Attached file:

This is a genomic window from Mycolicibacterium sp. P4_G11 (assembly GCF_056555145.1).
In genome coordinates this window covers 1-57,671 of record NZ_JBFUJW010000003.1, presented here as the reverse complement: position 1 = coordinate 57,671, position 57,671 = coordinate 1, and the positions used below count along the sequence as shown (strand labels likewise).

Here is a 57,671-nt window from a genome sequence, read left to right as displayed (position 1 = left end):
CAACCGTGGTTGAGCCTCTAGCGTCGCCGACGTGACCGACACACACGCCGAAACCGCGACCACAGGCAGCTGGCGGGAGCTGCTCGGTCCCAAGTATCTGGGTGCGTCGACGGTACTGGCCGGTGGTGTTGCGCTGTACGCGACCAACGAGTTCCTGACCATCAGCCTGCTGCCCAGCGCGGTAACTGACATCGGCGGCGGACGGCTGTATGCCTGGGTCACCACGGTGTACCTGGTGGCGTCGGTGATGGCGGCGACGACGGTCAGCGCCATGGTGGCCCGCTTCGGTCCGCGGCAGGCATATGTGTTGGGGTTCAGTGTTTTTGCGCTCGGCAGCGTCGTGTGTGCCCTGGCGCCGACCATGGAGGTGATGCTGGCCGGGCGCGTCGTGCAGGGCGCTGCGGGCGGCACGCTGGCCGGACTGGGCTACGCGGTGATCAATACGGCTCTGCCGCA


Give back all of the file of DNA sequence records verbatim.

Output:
This is a genomic window from Mycolicibacterium sp. P4_G11 (assembly GCF_056555145.1).
In genome coordinates this window covers 1-57,671 of record NZ_JBFUJW010000003.1, presented here as the reverse complement: position 1 = coordinate 57,671, position 57,671 = coordinate 1, and the positions used below count along the sequence as shown (strand labels likewise).

Here is a 57,671-nt window from a genome sequence, read left to right as displayed (position 1 = left end):
CAACCGTGGTTGAGCCTCTAGCGTCGCCGACGTGACCGACACACACGCCGAAACCGCGACCACAGGCAGCTGGCGGGAGCTGCTCGGTCCCAAGTATCTGGGTGCGTCGACGGTACTGGCCGGTGGTGTTGCGCTGTACGCGACCAACGAGTTCCTGACCATCAGCCTGCTGCCCAGCGCGGTAACTGACATCGGCGGCGGACGGCTGTATGCCTGGGTCACCACGGTGTACCTGGTGGCGTCGGTGATGGCGGCGACGACGGTCAGCGCCATGGTGGCCCGCTTCGGTCCGCGGCAGGCATATGTGTTGGGGTTCAGTGTTTTTGCGCTCGGCAGCGTCGTGTGTGCCCTGGCGCCGACCATGGAGGTGATGCTGGCCGGGCGCGTCGTGCAGGGCGCTGCGGGCGGCACGCTGGCCGGACTGGGCTACGCGGTGATCAATACGGCTCTGCCGCA